A Sensitive Reaction Global warming could speed up decomposition, but how much might decomposition speed up global warming? By Kerry Grens 1 "In a sense there's some kind of natural break in the system that would bring this positive feedback to a halt," says Jerry Melillo at the Marine Biological Laboratory. For example, in a 10-year study Melillo led in the Harvard Forest, the response to warming, as measured in carbon flux, jumped an average of 28% in each of the firs
Jan 1, 2008
A Sensitive Reaction
Global warming could speed up decomposition, but how much might decomposition speed up global warming?
By Kerry Grens
1 "In a sense there's some kind of natural break in the system that would bring this positive feedback to a halt," says Jerry Melillo at the Marine Biological Laboratory. For example, in a 10-year study Melillo led in the Harvard Forest, the response to warming, as measured in carbon flux, jumped an average of 28% in each of the first six years, but by the tenth year didn't respond at all to warming.2 In other words, the researchers found that, with elevated temperatures, decomposition (and therefore carbon dioxide) rises, but then returns to normal with time, breaking down the positive-feedback loop. Why?
Wallenstein suspects that microbial communities are acclimating to long-term increases in temperature, which may favor microbes with less temperature-sensitive enzymes. "In the microbial world we understand very little how communities will change, how their functional characteristics will change," says Josh Schimel at the University of California, Santa Barbara. To study acclimation over the long term, Wallenstein is pulling in proteomics to measure the relative abundances of enzymes from each organism over time. Additionally, he is examining enzymes' temperature responses, using what he calls "crude" molecular biology techniques: He mixes up a batch of soil, fluorescently labels a particular molecule of interest, and observes how quickly the microbes break it down under different conditions. "We're looking at the temperature sensitivity of some of these enzymes that degrade chitin, cellulose, and proteins in soil," says Wallenstein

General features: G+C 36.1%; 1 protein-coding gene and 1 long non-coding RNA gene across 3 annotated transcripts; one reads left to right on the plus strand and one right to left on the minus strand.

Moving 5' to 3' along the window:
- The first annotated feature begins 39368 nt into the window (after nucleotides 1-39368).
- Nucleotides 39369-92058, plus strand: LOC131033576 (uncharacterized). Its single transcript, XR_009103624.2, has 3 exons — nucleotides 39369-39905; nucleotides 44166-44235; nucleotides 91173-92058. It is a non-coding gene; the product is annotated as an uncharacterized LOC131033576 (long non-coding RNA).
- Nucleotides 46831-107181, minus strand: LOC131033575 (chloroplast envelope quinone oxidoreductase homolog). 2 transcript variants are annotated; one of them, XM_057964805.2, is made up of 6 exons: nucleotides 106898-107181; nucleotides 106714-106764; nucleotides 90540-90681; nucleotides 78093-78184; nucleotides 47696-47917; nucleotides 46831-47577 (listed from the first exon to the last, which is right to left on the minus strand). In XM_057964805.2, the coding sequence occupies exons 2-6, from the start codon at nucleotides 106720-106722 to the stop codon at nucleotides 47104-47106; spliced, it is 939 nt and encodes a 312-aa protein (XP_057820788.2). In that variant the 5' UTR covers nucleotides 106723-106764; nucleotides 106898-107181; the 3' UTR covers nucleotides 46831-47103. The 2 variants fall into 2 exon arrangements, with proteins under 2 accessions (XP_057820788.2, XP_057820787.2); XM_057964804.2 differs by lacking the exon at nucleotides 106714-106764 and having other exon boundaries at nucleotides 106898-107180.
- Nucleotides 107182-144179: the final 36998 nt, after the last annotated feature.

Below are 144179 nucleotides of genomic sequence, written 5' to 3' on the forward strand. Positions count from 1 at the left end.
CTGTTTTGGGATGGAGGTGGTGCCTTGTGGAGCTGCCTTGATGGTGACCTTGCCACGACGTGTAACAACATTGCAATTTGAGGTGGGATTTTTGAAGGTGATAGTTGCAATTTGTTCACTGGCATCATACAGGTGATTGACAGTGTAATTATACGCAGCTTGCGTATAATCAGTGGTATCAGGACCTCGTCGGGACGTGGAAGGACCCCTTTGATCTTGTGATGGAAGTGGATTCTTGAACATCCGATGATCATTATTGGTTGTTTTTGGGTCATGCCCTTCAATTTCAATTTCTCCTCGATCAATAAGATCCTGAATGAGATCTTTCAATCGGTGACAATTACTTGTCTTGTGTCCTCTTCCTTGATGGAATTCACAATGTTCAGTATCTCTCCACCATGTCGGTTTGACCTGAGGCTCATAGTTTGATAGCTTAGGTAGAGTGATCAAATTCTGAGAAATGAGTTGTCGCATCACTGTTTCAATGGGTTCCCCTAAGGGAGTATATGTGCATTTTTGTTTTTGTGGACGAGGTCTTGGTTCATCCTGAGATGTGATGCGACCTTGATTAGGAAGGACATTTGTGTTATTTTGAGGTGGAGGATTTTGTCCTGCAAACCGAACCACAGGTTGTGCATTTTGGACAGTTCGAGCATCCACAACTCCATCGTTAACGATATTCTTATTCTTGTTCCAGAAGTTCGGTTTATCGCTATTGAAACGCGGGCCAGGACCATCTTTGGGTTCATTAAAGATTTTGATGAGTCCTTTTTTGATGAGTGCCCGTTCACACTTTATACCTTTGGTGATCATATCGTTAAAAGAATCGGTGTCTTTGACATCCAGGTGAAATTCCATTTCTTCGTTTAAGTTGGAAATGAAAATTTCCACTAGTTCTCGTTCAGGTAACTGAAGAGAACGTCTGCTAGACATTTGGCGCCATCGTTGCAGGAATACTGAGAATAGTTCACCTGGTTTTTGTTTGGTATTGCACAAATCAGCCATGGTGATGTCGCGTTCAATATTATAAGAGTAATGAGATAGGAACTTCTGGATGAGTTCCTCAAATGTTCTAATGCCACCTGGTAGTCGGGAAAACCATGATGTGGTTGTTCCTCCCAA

Another (and perhaps simpler) explanation for why the positive-feedback loop breaks down is that, as decomposition increases, microbes utilize all the easily accessible organic matter in the first few years of warming. Melillo's hunch is that "once that relatively easy-to-decompose material is used up, the additional carbon loss [proceeds] at a slow rate."
Melillo and others have found that warming up soils at first increases the rate of decomposition, but over time it returns to normal, despite continued warming. Scientists want to know what's responsible for the declining response.
Understanding why and when this feedback loop breaks down could make a big difference to climate models. There are two to four times as much carbon in soils (though mostly locked up in permafrost) as exists in the atmosphere; that's a lot of carbon that could potentially get into the atmosphere if microbes begin releasing it. A 2000 global warming model that included the feedback loop from increased decomposition, among other sources, estimated that by the year 2100 the temperature would increase 1.5 K more than without this feedback (5.5 K compared to 4 K).
However, this model has no acclimation built in, points out Melillo, and doing so might decrease warming estimates that include the feedback loop. "It's just a very fundamental question that has not generally been answered by experimentation," he says. The soil warming experiments at Harvard Forest are now in their 17th year, and Melillo expects to publish new data early this year. The long-term effects of warming on microbial communities remain a mystery, he says. "Only time will tell."
Correction (posted January 7, 2008): When originally posted, this story had Matthew Wallenstein as Mark Wallenstein. The Scientist regrets the error.